Reply this comment
    • eck
      eck 7 July, 2014, 20:03

      Show me the data for your alleged contamination. You’re obviously one of the coastal “elite” and thus don’t care about food costs – correlated to water costs – for the poorer citzens.

      Reply this comment
      • Wayne Lusvardi
        Wayne Lusvardi 7 July, 2014, 20:56

        Contamination?
        Coastal elite?
        Don’t care about food costs?

        We have lost a meaningful discussion when you resort to personal attacks and unfounded accusations. It is the sign of someone who has lost the argument because they have nothing else to say but cliches and to accuse the other person while claiming the higher moral ground.

        Reply this comment
  3. Wayne Lusvardi
    Wayne Lusvardi 3 July, 2014, 09:18

    Rich
    It is wet years, not dry years like this year, that are super critical for water storage because California has to store up water in those years for the normal dry years. And in the average wet year, Environmental Water for fish runs and wildlife uses 64% of the system water and ag only 28%. A U.C. Berkeley study found that where the most waste of water is, is with Environmental Water because unlike ag, it is used so inefficiently. For example, the $1 billion San Joaquin River Restoration Project goal was to provide a habitat for 500 fish!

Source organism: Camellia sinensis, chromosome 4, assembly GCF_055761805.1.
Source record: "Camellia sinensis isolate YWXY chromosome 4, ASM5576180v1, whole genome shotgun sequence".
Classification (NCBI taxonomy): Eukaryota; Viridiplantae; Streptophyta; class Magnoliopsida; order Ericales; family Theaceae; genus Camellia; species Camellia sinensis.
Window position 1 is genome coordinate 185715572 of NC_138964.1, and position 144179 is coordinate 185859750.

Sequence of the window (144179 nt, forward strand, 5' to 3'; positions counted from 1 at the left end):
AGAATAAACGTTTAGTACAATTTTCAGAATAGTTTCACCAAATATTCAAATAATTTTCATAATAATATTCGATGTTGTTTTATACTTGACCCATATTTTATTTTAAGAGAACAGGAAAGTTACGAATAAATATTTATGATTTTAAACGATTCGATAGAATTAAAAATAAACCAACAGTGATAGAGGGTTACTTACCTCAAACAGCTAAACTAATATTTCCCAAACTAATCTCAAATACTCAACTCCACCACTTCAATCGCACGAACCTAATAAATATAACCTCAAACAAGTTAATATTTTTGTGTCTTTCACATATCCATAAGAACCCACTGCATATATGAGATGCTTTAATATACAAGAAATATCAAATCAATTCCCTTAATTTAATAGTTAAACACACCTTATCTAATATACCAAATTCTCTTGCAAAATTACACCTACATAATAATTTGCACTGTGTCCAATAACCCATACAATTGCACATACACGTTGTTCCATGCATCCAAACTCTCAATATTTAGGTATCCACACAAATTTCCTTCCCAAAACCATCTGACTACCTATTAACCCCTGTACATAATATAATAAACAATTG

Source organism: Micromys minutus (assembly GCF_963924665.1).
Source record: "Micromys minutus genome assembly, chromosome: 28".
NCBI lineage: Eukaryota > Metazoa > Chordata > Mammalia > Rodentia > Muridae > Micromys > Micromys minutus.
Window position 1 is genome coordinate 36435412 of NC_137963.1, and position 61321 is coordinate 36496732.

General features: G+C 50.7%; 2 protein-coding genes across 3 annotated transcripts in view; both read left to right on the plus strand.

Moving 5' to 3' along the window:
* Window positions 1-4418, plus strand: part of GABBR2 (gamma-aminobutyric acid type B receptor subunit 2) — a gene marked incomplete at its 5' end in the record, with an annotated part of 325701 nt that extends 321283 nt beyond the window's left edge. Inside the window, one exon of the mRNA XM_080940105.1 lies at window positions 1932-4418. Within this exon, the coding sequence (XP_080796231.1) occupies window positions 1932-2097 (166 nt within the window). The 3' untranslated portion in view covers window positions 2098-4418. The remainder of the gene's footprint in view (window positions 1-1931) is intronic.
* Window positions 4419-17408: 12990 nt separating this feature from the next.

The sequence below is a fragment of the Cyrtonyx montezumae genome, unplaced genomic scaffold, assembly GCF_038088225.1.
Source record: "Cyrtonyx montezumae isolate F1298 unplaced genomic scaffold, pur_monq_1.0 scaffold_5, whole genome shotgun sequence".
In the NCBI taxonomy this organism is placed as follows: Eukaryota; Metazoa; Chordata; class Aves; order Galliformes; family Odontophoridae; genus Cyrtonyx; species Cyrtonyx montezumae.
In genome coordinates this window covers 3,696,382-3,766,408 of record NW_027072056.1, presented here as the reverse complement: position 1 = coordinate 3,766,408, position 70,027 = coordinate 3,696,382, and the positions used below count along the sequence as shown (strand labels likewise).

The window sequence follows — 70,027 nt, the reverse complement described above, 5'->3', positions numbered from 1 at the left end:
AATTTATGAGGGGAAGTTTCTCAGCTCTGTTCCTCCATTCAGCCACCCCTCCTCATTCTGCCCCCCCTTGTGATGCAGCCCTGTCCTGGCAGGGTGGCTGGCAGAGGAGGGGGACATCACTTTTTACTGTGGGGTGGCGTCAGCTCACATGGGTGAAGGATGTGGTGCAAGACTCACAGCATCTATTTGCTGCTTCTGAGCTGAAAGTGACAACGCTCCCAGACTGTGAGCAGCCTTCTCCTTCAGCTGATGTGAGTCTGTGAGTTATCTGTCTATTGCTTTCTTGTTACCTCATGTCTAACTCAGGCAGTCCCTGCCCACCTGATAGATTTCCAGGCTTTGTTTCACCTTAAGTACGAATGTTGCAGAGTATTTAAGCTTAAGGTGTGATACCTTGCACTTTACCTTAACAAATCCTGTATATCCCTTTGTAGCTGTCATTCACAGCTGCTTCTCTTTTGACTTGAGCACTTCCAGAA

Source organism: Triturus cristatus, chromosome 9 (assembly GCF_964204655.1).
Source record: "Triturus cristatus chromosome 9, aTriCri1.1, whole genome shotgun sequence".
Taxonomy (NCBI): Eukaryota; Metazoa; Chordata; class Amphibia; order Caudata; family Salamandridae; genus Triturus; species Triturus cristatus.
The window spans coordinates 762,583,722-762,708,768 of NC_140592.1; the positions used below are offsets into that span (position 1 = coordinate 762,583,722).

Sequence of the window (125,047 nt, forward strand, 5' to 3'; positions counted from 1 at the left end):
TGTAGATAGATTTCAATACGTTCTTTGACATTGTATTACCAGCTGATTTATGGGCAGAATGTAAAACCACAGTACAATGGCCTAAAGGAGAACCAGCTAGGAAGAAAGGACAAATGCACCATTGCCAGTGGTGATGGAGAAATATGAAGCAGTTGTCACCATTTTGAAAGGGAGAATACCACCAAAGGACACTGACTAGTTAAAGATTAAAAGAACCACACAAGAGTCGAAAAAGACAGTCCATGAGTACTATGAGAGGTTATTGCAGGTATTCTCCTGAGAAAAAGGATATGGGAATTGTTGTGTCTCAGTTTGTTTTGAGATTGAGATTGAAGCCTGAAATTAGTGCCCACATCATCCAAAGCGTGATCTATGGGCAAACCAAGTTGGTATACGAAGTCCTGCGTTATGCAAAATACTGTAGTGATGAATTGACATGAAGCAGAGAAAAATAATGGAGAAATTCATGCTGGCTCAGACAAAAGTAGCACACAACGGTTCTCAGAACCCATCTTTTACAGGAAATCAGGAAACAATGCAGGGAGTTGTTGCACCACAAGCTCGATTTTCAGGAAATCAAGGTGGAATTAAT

Also, the groundwater that farmers use is not available to the hydraulic water system of the State Water Project or the Central Valley Project, so it does not rob water away from cities or wildlife. Also, farmers have legal water rights to much of that water.

    Go talk to a contractor who installs drip irrigation systems in the Central Valley. They are super busy installing drip systems, contrary to your statement that farmers have no incentive for conservation.